US stamp honors Shirley Chisholm’s legacy

Shirley Chisholm.
AP Photo/Sandi Sissel

On Friday, Jan. 31, at 11:00 a.m., Brooklyn Borough Hall will host the First-Day-Of Issue ceremony for the Shirley Chisholm commemorative stamp. This Black Heritage forever stamp kicks-off Black History Month.

Characterized by fire and commitment, daughter of Brooklyn Shirley Anita St. Hill Chisholm, the first African-American woman elected to Congress, served New York’s (then) 12th Congressional District for seven terms from 1969 to 1983.

The Supreme Court order for a newly carved, reapportioned congressional district created from Bed-Stuy, Chisholm’s neighborhood, inspired her to run.

Chisholm’s father emigrated from Guyana; her mother came from Barbados. The oldest of four daughters, the young Shirley St. Hill lived with her maternal grandmother in Barbados for seven years until she was ten. Of her Bajan “strict traditional British-style” education, she thanked her parents in her autobiography, “Unbought and Unbossed.”

From Brooklyn College, she graduated cum laude with a B.A. in sociology and she earned an M.A. in education from Columbia, working for years in the field of early childhood education. The second African-American woman to serve in Albany, in 1964, Chisholm was elected to the New York state legislature.

The intent of the Democratic reapportionment of the central Brooklyn Congressional district was to send an African-American to the House of Representatives. In the Democratic primary, among other opponents, her closest in numbers was State Senator William C. Thompson (father of former Comptroller Bill Thompson) who she defeated. In the general election, she defeated liberal Republican African American long-time civil rights activist James Farmer.

Chisholm’s campaign motto was “Unbought and Unbossed” and among issues that made her stand out against opponent Farmer (they agreed on many points) she highlighted discrimination against women. Her district with a liberal bend and 80% registered Democrats gave her 67 percent of the vote. Chisholm’s freshman Congressional class included two other new African-Americans boosting the number to nine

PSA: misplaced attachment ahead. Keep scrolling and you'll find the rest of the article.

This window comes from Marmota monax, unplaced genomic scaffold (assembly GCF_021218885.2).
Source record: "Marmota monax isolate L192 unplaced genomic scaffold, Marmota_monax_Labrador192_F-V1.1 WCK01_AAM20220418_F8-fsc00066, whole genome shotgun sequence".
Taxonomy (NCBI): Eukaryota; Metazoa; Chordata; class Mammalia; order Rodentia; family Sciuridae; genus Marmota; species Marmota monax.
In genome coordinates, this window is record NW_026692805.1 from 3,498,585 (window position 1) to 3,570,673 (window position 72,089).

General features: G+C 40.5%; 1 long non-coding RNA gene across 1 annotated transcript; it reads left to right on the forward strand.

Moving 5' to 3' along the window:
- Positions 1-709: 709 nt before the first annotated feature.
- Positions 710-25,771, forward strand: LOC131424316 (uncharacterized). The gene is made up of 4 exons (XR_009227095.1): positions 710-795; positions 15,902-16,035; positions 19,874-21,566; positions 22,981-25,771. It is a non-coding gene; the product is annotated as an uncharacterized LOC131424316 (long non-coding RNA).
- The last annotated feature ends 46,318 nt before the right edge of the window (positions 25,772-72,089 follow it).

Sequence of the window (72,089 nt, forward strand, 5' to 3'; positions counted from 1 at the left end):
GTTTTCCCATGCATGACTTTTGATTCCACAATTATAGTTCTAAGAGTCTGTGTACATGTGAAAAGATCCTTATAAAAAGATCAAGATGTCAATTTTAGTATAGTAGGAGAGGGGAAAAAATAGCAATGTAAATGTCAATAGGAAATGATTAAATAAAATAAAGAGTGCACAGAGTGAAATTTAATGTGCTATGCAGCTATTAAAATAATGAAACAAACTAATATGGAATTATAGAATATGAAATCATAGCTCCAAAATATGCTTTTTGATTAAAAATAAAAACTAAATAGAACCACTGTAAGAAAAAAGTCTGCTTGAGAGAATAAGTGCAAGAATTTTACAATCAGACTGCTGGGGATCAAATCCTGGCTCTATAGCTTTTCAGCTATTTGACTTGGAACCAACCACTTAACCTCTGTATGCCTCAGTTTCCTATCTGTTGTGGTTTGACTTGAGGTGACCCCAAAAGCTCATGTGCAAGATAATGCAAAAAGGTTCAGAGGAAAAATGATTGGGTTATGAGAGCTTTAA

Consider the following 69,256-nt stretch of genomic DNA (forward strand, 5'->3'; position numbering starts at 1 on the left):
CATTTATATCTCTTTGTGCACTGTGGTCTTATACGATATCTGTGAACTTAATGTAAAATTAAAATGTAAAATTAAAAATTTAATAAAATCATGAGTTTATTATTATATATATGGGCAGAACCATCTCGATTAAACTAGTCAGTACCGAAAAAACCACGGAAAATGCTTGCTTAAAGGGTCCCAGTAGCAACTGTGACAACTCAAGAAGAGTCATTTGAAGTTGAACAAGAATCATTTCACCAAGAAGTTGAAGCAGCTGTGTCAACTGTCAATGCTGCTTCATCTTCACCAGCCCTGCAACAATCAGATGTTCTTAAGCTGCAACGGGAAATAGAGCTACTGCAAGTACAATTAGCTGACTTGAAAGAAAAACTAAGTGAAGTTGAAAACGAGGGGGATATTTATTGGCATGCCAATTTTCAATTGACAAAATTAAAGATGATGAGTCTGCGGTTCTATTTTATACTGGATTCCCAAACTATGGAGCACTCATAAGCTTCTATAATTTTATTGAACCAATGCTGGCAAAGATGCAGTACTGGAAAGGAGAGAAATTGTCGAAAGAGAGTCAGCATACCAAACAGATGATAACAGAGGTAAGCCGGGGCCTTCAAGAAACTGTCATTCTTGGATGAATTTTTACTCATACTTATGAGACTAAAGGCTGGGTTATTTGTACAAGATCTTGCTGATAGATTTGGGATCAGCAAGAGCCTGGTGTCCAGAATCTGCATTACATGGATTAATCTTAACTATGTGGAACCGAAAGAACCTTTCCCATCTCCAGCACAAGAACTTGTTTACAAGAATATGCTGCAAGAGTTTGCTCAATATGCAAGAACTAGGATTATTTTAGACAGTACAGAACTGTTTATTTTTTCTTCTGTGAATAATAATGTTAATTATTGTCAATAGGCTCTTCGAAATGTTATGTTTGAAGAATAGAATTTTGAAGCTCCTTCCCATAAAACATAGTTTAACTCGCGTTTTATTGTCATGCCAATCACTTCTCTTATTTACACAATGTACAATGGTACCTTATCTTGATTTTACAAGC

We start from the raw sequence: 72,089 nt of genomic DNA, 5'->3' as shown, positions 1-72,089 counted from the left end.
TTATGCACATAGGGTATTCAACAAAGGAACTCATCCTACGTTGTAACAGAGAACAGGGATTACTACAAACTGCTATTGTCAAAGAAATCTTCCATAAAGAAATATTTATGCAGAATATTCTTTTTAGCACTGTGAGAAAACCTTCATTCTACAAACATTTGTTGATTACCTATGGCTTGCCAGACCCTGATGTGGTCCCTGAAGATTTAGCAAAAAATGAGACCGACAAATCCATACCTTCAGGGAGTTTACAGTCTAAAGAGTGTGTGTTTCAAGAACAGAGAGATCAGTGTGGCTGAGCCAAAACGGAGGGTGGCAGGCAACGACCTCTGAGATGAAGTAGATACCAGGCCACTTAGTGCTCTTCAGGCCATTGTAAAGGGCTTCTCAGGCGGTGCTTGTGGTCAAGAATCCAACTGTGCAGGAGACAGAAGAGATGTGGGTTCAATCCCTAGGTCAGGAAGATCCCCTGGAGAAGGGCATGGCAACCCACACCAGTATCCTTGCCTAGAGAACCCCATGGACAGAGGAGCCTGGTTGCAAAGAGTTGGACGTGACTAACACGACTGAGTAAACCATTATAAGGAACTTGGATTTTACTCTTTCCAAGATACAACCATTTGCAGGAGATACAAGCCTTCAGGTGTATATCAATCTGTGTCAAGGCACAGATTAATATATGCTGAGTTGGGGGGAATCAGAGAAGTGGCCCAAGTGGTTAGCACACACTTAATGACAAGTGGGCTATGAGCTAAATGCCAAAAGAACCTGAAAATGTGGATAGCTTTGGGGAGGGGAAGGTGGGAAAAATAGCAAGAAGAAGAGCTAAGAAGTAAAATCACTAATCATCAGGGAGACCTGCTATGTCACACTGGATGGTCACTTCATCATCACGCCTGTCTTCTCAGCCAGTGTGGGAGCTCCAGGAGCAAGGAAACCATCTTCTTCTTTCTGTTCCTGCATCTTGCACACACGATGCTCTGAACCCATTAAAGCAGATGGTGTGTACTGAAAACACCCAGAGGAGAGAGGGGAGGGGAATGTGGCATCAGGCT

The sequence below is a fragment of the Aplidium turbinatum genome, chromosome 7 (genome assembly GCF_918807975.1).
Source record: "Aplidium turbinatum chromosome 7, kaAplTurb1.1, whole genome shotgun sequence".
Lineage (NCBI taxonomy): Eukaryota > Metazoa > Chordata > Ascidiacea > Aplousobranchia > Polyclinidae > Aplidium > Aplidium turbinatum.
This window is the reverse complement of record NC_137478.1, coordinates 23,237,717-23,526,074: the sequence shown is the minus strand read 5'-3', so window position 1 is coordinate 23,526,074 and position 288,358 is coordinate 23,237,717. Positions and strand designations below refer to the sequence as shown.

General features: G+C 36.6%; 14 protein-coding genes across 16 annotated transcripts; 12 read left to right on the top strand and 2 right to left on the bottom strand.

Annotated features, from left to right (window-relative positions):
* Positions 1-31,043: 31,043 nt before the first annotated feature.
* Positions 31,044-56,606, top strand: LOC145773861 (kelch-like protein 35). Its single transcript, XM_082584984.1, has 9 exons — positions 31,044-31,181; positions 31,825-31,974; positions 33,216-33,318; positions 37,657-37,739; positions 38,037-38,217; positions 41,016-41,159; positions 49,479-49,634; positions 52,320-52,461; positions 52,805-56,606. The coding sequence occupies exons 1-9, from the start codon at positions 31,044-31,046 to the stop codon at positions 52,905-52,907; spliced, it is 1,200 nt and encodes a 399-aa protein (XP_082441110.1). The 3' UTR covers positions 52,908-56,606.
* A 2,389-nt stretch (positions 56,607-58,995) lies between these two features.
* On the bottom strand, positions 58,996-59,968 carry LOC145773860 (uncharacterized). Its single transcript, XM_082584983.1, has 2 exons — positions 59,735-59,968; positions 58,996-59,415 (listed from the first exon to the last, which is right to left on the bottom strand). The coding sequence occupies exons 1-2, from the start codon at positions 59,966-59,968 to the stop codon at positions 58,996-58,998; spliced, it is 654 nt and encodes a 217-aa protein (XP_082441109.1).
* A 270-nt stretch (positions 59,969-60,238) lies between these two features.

Chisholm also was a founding member of the Congressional Black Caucus (CBC) in 1971 and the Congressional Women’s Caucus in 1977.

After assignments to the House Agricultural Committee and Veteran Affairs Committee she was assigned to the much-prized Education and Labor Committee. When she retired she was the third highest-ranking member.

In 1972, she ran for the presidential nomination of the Democratic Party, arguing that none of the other candidates represented interests of blacks and inner-city poor. Her name appeared on 12 primary ballots and she won 152 delegates from Louisiana, Mississippi, and New Jersey, 10 percent of the total. She became the first major party black candidate and the first woman to run as a Democrat for U.S. president.

The award winning 2004 film “Shirley Chisholm ‘72: Unbought and Unbossed” directed by Shola Lynch documents Chisholm’s presidential bid and features archival footage, period music, interviews with supporters, opponents, observers, and Chisholm’s own commentary. Now, available on DVD, the film had aired on PBS, and won a Peabody Award. Author/activist Amiri Baraka who recently died is among those interviewed in the film.

Chisholm died in 2005 at the age of 80 at her home in Florida where she retired.

Seating is limited at the Boro Hall commemorative ceremony; RSVP 866-268-3243.

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